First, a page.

Years ago, somebody wrote to me that ‘the only way to learn how to write is to write’ which may seem obvious, but I meet a lot of people who seem to think that they can write one novel, rest on their laurels and make a fortune. It could happen. And you could win the lottery, too. But most writers have drawers full of stuff. Pat Kavanagh used to say – in her usual forthright way – that if you couldn’t bear not to write, you shouldn’t bother.
The best book on the subject I have ever read is Stephen King’s ‘On Writing.’ He suggests reading and writing a lot and he doesn’t favour critique groups. I personally think that reading doesn’t necessarily have to be fiction. But you do have to read extensively and mindfully. You’ll learn more from reading (good and bad) than from any amount of feedback. If the feedback is from somebody you respect, somebody whose work you admire, it’s a different matter. And if you can find a small, supportive group that’s fine. But the more prescriptive and forceful the criticism, the less helpful it tends to be in your search for your own unique voice.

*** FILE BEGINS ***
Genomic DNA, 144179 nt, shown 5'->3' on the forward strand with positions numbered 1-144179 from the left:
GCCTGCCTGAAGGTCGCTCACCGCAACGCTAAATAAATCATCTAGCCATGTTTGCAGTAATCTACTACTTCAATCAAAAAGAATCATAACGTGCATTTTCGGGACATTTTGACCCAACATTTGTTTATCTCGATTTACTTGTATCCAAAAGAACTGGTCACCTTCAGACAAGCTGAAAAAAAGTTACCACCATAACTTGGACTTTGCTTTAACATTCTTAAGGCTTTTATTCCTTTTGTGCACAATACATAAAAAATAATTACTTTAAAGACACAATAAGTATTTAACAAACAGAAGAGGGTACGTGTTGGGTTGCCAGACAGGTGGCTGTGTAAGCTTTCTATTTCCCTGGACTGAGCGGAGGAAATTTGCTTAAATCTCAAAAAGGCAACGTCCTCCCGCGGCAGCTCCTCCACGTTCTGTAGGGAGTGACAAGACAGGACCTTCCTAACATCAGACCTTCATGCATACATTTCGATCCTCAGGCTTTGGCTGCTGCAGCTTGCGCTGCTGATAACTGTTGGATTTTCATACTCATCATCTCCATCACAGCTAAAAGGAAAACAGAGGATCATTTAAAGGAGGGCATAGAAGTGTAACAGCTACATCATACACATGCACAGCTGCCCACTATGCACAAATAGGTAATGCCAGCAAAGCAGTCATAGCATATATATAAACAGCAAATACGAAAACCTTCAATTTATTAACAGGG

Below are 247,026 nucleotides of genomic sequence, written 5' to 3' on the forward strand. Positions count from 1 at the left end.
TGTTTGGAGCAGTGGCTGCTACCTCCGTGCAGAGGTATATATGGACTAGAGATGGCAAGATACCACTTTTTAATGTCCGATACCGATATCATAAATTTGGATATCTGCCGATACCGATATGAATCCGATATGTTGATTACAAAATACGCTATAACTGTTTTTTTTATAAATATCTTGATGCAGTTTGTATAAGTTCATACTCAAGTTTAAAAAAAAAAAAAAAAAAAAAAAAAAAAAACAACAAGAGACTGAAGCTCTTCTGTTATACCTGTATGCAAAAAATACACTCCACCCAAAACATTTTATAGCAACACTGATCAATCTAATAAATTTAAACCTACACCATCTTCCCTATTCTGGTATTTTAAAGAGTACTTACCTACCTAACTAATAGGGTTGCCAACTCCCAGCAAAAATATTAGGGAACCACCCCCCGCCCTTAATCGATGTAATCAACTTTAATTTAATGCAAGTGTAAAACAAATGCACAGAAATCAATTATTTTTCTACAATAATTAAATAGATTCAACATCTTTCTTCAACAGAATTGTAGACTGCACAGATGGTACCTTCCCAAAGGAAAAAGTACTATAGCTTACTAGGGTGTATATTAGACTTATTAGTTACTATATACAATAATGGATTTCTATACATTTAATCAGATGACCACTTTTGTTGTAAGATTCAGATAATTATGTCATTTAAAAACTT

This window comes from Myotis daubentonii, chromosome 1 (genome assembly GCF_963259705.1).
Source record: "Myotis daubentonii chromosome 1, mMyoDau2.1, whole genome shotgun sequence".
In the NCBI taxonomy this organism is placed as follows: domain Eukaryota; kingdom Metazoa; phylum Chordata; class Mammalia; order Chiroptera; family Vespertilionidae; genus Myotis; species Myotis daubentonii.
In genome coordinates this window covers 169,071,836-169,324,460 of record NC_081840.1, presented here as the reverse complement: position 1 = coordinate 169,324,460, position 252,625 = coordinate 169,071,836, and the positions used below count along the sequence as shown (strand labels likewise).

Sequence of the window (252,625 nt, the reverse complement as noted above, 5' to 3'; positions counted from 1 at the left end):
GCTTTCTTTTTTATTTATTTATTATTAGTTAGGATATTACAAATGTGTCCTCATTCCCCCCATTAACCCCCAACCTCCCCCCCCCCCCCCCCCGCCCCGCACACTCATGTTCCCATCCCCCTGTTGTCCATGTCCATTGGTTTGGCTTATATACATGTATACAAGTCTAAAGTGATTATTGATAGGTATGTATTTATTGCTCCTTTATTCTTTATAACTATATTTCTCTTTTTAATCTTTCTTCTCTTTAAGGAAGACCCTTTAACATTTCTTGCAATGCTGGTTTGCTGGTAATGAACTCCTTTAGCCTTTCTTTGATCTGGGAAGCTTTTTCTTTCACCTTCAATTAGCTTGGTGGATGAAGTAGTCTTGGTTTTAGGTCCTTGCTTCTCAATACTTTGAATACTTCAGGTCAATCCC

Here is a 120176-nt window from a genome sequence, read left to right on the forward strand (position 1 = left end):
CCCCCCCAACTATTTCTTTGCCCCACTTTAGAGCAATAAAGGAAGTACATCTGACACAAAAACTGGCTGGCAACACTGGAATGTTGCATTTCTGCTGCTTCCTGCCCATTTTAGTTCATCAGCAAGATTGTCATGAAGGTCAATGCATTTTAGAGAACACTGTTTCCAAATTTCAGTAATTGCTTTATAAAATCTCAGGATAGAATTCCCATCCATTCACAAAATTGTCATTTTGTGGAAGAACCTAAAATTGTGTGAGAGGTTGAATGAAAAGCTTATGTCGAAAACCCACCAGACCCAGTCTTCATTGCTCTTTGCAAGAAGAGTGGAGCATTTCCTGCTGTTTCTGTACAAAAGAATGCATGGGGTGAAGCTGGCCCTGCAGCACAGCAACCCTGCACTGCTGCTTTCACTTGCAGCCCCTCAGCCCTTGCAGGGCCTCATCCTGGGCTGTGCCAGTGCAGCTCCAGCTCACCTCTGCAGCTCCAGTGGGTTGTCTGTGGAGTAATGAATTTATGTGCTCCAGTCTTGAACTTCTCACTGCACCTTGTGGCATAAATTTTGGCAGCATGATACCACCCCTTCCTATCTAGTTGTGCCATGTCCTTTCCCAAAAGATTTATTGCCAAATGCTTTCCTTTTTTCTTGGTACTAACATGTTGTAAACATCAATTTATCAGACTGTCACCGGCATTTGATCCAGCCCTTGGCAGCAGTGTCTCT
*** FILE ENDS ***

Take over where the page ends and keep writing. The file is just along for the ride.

Thank you, Catherine, for a wonderful, insightful and very enjoyable interview.
You can find out more about Catherine and her books on:
AMAZON AUTHOR PAGE:
GOODREADS AUTHOR PAGE:
And you can buy her books here!
THE CURIOSITY CABINET: http://www.amazon.co.uk/The-Curiosity-Cabinet-ebook/dp/B005GEYW4A
BIRD OF PASSAGE: http://www.amazon.co.uk/Bird-of-Passage-ebook/dp/B006RB2H3Y
THE AMBER HEART: http://www.amazon.co.uk/The-Amber-Heart-ebook/dp/B007PV35G8/
A QUIET AFTERNOON IN THE MUSEUM OF TORTURE: